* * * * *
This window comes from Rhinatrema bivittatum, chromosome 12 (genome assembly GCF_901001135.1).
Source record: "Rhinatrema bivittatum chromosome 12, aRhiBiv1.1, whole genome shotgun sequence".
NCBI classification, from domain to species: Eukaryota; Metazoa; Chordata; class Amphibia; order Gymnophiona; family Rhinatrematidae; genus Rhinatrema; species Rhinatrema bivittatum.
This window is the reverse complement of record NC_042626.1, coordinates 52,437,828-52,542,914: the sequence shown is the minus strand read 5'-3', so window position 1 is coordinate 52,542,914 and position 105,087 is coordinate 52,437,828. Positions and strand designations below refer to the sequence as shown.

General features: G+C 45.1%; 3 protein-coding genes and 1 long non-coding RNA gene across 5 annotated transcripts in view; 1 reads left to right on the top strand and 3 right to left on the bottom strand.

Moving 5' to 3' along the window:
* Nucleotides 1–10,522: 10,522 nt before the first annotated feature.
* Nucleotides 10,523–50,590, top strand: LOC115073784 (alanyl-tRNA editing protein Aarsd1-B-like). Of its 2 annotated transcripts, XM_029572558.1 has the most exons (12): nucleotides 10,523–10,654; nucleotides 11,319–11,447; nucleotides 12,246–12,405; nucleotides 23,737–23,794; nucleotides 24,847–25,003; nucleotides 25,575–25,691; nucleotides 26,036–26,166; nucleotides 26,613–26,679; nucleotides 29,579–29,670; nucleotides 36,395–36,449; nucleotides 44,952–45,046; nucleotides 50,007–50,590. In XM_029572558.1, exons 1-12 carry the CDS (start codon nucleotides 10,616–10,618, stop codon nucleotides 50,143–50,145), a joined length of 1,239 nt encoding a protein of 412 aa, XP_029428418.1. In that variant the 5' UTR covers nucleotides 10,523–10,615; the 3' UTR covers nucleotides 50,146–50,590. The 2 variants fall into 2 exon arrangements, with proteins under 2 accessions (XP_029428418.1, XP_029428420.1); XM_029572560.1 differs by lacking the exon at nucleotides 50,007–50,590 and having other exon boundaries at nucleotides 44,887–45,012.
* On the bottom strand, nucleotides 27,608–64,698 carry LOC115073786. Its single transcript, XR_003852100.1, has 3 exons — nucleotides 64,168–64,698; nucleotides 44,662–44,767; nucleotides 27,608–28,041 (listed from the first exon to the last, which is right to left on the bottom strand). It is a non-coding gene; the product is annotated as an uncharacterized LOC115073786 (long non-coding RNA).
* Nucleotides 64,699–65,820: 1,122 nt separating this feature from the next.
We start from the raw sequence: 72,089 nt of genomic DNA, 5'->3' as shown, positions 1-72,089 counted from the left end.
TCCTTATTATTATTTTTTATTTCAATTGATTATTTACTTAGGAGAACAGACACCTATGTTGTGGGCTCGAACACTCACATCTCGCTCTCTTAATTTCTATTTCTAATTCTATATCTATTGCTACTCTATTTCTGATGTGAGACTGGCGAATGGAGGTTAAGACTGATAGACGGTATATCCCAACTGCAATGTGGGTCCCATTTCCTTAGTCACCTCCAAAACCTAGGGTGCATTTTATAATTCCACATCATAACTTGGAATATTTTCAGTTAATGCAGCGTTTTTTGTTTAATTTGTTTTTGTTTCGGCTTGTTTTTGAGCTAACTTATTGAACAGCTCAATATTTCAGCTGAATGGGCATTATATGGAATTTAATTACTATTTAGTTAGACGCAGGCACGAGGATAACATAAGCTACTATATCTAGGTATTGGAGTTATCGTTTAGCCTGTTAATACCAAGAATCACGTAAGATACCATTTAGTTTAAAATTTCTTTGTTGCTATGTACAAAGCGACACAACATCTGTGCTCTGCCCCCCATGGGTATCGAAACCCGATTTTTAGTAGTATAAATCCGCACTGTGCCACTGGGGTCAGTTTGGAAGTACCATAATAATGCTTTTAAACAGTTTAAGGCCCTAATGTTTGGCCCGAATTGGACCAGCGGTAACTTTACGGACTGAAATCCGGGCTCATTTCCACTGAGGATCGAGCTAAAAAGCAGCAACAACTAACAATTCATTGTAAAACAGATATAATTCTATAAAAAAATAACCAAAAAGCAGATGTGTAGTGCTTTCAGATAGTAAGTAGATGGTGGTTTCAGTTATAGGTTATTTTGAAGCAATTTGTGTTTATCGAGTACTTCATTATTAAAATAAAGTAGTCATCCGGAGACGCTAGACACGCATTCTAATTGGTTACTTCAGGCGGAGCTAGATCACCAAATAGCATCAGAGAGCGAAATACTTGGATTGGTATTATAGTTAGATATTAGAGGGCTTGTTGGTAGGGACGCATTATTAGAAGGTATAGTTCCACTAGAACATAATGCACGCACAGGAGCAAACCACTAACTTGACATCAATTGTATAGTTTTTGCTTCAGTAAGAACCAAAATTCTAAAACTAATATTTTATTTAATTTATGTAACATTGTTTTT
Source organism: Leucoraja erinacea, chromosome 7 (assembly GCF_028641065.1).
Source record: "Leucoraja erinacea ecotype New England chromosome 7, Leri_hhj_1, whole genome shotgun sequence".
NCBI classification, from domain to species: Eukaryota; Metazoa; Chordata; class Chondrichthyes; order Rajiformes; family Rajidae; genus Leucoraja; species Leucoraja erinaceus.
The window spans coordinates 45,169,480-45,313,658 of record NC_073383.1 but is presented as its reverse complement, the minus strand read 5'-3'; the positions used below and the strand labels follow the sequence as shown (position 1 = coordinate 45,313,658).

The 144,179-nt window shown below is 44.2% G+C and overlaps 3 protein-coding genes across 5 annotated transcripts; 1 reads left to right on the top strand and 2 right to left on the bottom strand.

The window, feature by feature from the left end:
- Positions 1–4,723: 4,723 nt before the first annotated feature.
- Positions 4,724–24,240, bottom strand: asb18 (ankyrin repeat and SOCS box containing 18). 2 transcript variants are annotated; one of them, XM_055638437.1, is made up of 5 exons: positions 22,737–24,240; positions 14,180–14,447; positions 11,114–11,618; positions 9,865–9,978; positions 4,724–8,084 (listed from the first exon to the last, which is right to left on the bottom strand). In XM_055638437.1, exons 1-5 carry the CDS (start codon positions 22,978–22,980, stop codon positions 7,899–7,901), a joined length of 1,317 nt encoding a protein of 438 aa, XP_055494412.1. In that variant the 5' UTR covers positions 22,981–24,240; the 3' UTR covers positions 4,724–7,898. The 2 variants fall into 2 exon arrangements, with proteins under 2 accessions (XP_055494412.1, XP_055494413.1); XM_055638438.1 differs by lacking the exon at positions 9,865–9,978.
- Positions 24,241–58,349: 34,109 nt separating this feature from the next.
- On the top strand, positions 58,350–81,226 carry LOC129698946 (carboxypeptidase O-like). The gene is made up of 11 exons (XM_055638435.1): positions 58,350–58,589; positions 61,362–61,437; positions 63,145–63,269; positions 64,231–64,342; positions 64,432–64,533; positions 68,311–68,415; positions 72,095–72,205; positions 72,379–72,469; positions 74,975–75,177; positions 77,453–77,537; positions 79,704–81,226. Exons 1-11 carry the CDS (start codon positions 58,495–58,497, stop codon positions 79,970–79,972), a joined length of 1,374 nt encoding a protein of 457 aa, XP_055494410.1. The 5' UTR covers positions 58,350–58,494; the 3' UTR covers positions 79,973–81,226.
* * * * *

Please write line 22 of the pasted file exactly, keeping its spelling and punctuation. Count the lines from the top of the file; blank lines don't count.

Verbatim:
- On the top strand, positions 58,350–81,226 carry LOC129698946 (carboxypeptidase O-like). The gene is made up of 11 exons (XM_055638435.1): positions 58,350–58,589; positions 61,362–61,437; positions 63,145–63,269; positions 64,231–64,342; positions 64,432–64,533; positions 68,311–68,415; positions 72,095–72,205; positions 72,379–72,469; positions 74,975–75,177; positions 77,453–77,537; positions 79,704–81,226. Exons 1-11 carry the CDS (start codon positions 58,495–58,497, stop codon positions 79,970–79,972), a joined length of 1,374 nt encoding a protein of 457 aa, XP_055494410.1. The 5' UTR covers positions 58,350–58,494; the 3' UTR covers positions 79,973–81,226.